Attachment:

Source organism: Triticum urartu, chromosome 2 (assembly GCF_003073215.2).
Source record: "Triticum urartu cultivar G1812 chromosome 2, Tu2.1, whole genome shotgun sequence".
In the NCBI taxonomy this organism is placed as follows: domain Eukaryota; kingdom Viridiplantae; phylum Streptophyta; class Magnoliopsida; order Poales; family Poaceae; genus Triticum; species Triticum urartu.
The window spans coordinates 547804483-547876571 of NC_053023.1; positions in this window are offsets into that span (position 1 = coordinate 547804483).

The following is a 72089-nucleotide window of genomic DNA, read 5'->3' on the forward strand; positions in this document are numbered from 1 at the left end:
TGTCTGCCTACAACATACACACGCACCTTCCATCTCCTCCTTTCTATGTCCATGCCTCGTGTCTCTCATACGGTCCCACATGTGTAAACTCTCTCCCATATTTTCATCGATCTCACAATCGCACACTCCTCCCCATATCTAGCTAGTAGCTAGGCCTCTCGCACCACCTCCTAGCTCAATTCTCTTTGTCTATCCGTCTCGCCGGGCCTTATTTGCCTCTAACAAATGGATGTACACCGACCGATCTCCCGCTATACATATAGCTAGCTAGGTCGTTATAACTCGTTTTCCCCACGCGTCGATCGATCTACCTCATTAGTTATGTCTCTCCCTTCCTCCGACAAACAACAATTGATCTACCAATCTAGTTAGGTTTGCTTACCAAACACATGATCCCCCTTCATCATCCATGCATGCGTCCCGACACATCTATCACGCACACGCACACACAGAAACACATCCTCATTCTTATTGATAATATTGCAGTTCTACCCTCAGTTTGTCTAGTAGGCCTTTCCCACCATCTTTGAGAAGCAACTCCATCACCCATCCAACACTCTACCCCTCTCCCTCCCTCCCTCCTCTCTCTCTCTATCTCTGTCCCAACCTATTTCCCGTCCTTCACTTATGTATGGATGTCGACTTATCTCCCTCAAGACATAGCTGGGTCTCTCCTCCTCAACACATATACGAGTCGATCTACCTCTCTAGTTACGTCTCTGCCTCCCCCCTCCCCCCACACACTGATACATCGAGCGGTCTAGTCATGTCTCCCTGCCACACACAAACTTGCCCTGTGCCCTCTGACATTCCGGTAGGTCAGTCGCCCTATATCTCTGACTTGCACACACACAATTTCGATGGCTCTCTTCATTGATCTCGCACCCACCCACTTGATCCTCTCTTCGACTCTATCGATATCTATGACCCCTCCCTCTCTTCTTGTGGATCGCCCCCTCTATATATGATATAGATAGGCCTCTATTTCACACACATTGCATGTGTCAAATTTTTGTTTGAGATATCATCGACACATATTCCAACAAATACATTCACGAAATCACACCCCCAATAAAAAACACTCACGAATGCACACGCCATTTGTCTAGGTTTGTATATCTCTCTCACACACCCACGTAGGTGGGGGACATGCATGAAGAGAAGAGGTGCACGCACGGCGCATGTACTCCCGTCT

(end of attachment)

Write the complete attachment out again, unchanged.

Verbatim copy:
Source organism: Triticum urartu, chromosome 2 (assembly GCF_003073215.2).
Source record: "Triticum urartu cultivar G1812 chromosome 2, Tu2.1, whole genome shotgun sequence".
In the NCBI taxonomy this organism is placed as follows: domain Eukaryota; kingdom Viridiplantae; phylum Streptophyta; class Magnoliopsida; order Poales; family Poaceae; genus Triticum; species Triticum urartu.
The window spans coordinates 547804483-547876571 of NC_053023.1; positions in this window are offsets into that span (position 1 = coordinate 547804483).

The following is a 72089-nucleotide window of genomic DNA, read 5'->3' on the forward strand; positions in this document are numbered from 1 at the left end:
TGTCTGCCTACAACATACACACGCACCTTCCATCTCCTCCTTTCTATGTCCATGCCTCGTGTCTCTCATACGGTCCCACATGTGTAAACTCTCTCCCATATTTTCATCGATCTCACAATCGCACACTCCTCCCCATATCTAGCTAGTAGCTAGGCCTCTCGCACCACCTCCTAGCTCAATTCTCTTTGTCTATCCGTCTCGCCGGGCCTTATTTGCCTCTAACAAATGGATGTACACCGACCGATCTCCCGCTATACATATAGCTAGCTAGGTCGTTATAACTCGTTTTCCCCACGCGTCGATCGATCTACCTCATTAGTTATGTCTCTCCCTTCCTCCGACAAACAACAATTGATCTACCAATCTAGTTAGGTTTGCTTACCAAACACATGATCCCCCTTCATCATCCATGCATGCGTCCCGACACATCTATCACGCACACGCACACACAGAAACACATCCTCATTCTTATTGATAATATTGCAGTTCTACCCTCAGTTTGTCTAGTAGGCCTTTCCCACCATCTTTGAGAAGCAACTCCATCACCCATCCAACACTCTACCCCTCTCCCTCCCTCCCTCCTCTCTCTCTCTATCTCTGTCCCAACCTATTTCCCGTCCTTCACTTATGTATGGATGTCGACTTATCTCCCTCAAGACATAGCTGGGTCTCTCCTCCTCAACACATATACGAGTCGATCTACCTCTCTAGTTACGTCTCTGCCTCCCCCCTCCCCCCACACACTGATACATCGAGCGGTCTAGTCATGTCTCCCTGCCACACACAAACTTGCCCTGTGCCCTCTGACATTCCGGTAGGTCAGTCGCCCTATATCTCTGACTTGCACACACACAATTTCGATGGCTCTCTTCATTGATCTCGCACCCACCCACTTGATCCTCTCTTCGACTCTATCGATATCTATGACCCCTCCCTCTCTTCTTGTGGATCGCCCCCTCTATATATGATATAGATAGGCCTCTATTTCACACACATTGCATGTGTCAAATTTTTGTTTGAGATATCATCGACACATATTCCAACAAATACATTCACGAAATCACACCCCCAATAAAAAACACTCACGAATGCACACGCCATTTGTCTAGGTTTGTATATCTCTCTCACACACCCACGTAGGTGGGGGACATGCATGAAGAGAAGAGGTGCACGCACGGCGCATGTACTCCCGTCT